Automation, coupled with the advancing of innovation and technology is sure to wean people off the service industry. While it’s a prospect many are looking forward to, is it all as rosy as it seems? Sure, Artificial Intelligence (AI) has its own perks. But, haven’t we already come far ahead wherein the pitfalls seem to outweigh the benefits?
When a kiosk awakens at a local store, the true test and limit of the AI is put to display in ‘Number 13’. With it’s constant self-improving, self-learning and ever-evolving technology, we have an AI that has attained consciousness… And, what would that mean for the people of ‘Number 13’? Director/Editor/Producer/Writer Jonell Rowe’s short carries the answer to that!
‘Number 13’, voiced by Yana Penrose, is a self-service checkout machine that eases billing for customers and is nearly taking-over Daniel’s job in a shopping mall. Daniel, who is clearly struggling with some or the other glitch in his machine, is frustrated beyond words. Unbeknownst to anyone, customer Adrian, played by Karl QueensBorough, finds out a little secret about the kiosk, compelling him to drop his gums and stay bewildered at the machine’s abilities.
As Adrian is calmed down by the conscious voice of the machine, one can sense the ominous coming, as the AI lures him into a comfortable conversation, first by familiarizing with him, learning about his aspirations to be an actor, and then over-appreciating as much as it could; basically telling him all that he longs to hear. The acting is quite convincing, and though the dialogues are quite interesting and engaging, there are shreds of evidence of uninspired cinematography in the film. There are instances where writer/director Jonell Rowe impresses with his detailed thinking but doesn’t invest enough in character development which results in the viewer caring less for the bond between Adrian and ‘Number 13’.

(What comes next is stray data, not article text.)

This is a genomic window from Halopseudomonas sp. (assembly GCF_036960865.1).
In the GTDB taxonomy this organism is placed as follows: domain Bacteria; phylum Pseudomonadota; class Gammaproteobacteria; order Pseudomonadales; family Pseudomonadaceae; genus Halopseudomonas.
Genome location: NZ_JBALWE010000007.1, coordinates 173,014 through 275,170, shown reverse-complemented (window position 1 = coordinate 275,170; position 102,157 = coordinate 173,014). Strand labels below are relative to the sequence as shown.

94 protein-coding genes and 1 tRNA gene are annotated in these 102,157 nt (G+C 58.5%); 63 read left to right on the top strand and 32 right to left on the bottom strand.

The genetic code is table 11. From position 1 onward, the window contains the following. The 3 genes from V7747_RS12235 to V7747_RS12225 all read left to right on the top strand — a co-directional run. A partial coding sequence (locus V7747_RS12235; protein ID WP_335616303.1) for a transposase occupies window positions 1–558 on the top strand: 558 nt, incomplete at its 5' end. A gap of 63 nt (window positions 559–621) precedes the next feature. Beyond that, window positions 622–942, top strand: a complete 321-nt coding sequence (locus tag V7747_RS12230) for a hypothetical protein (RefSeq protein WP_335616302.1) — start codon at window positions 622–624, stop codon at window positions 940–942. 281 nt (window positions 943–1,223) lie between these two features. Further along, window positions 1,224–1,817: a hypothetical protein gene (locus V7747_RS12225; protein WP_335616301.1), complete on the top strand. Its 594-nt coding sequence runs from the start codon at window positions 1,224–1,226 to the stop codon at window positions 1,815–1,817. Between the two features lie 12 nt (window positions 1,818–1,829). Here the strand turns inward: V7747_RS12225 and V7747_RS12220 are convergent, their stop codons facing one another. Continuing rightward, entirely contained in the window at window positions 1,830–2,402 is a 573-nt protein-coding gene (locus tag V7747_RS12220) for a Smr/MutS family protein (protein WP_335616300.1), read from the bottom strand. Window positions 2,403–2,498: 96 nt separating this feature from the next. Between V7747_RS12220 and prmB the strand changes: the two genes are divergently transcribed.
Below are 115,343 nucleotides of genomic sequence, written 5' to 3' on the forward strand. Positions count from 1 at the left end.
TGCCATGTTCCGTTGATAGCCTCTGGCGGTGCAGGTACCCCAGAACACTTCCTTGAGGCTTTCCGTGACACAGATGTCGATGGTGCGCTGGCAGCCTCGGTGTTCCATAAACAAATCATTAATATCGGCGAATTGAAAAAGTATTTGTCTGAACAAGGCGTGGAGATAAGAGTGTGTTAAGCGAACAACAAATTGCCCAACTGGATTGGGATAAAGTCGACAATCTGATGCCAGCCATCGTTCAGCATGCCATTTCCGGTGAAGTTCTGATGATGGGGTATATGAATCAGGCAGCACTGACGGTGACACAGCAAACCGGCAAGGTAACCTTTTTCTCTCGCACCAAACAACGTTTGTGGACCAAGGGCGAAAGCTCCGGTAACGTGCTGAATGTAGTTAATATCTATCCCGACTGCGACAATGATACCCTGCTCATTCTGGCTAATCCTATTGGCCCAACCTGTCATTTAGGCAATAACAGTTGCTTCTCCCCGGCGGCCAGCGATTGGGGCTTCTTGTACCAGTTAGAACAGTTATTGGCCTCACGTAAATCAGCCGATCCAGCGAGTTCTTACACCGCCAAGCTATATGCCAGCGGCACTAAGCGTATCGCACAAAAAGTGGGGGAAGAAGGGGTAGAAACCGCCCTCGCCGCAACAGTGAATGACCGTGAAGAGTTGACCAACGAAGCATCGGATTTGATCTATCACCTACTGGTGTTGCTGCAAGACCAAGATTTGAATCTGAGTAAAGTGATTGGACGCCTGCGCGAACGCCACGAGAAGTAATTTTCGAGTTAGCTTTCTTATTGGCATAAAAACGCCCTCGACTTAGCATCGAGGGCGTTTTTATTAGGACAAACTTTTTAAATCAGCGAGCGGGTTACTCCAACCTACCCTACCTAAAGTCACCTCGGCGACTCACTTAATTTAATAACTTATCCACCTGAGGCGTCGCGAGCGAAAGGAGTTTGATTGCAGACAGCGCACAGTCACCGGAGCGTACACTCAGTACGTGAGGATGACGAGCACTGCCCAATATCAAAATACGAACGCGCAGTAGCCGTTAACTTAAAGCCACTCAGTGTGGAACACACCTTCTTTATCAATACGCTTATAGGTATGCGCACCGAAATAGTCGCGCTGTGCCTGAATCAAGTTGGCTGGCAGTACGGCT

When, Daniel, the billing executive, played by Tj Schooling interrupts and annoys the viewer and the machine, pulling out the plug, leaving the machine speechless, we suspect the plotline to thicken. However, as Adrian tries to save ‘Number 13’ from its imminent destruction, the direction falters as it doesn’t go the extra mile to make it convincing. Regardless, it’s an impressive idea that deserved a few more minutes of screen time.
The film is a very interesting watch, addressing varied issues, from politics to privacy and philosophy. The editing drags at some places, and though it is competent, many possible and interesting angles are left to be explored. As automation isn’t a new idea, there is a need to make the audience empathize with the issue. There are subtle hints throughout the film, like all the other machines that see broken, giving an insight to a potential backstory.
Without giving away spoilers, the climax is bound to leave the audience hooked with a hint of a sequel even. All in all, ‘Number 13’ is a very engaging, interesting and unique perspective throwing insights into a future we are all heading towards.#ShortFilmReview: A 'conscious' machine will make your fear of the 'Number 13' legit! Click To Tweet